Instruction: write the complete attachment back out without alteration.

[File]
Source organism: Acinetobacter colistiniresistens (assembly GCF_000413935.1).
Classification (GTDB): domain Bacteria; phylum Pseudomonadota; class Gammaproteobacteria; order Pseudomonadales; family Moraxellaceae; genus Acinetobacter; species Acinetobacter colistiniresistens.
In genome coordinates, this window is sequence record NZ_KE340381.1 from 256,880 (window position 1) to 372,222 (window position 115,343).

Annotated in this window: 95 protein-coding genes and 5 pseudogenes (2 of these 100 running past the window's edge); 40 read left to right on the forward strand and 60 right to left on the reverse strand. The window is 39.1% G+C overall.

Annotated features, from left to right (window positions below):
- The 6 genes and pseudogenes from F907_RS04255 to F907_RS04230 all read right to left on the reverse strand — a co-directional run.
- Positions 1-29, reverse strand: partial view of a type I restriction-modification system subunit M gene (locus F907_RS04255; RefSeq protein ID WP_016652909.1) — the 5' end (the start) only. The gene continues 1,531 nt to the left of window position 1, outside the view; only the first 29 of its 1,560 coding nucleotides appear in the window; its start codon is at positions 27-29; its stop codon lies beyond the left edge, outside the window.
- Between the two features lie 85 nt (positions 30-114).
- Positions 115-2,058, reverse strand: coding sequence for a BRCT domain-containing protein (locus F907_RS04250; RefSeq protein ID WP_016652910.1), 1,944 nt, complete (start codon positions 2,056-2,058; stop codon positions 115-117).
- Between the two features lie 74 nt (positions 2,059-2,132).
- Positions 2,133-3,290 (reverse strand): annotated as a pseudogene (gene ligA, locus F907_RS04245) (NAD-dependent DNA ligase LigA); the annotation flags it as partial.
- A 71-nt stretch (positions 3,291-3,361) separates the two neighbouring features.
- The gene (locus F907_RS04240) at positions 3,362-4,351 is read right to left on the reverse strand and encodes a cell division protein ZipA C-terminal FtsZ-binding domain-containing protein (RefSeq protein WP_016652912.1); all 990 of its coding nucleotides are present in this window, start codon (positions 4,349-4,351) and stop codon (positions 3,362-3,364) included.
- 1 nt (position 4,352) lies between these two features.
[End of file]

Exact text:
Source organism: Acinetobacter colistiniresistens (assembly GCF_000413935.1).
Classification (GTDB): domain Bacteria; phylum Pseudomonadota; class Gammaproteobacteria; order Pseudomonadales; family Moraxellaceae; genus Acinetobacter; species Acinetobacter colistiniresistens.
In genome coordinates, this window is sequence record NZ_KE340381.1 from 256,880 (window position 1) to 372,222 (window position 115,343).

Annotated in this window: 95 protein-coding genes and 5 pseudogenes (2 of these 100 running past the window's edge); 40 read left to right on the forward strand and 60 right to left on the reverse strand. The window is 39.1% G+C overall.

Annotated features, from left to right (window positions below):
- The 6 genes and pseudogenes from F907_RS04255 to F907_RS04230 all read right to left on the reverse strand — a co-directional run.
- Positions 1-29, reverse strand: partial view of a type I restriction-modification system subunit M gene (locus F907_RS04255; RefSeq protein ID WP_016652909.1) — the 5' end (the start) only. The gene continues 1,531 nt to the left of window position 1, outside the view; only the first 29 of its 1,560 coding nucleotides appear in the window; its start codon is at positions 27-29; its stop codon lies beyond the left edge, outside the window.
- Between the two features lie 85 nt (positions 30-114).
- Positions 115-2,058, reverse strand: coding sequence for a BRCT domain-containing protein (locus F907_RS04250; RefSeq protein ID WP_016652910.1), 1,944 nt, complete (start codon positions 2,056-2,058; stop codon positions 115-117).
- Between the two features lie 74 nt (positions 2,059-2,132).
- Positions 2,133-3,290 (reverse strand): annotated as a pseudogene (gene ligA, locus F907_RS04245) (NAD-dependent DNA ligase LigA); the annotation flags it as partial.
- A 71-nt stretch (positions 3,291-3,361) separates the two neighbouring features.
- The gene (locus F907_RS04240) at positions 3,362-4,351 is read right to left on the reverse strand and encodes a cell division protein ZipA C-terminal FtsZ-binding domain-containing protein (RefSeq protein WP_016652912.1); all 990 of its coding nucleotides are present in this window, start codon (positions 4,349-4,351) and stop codon (positions 3,362-3,364) included.
- 1 nt (position 4,352) lies between these two features.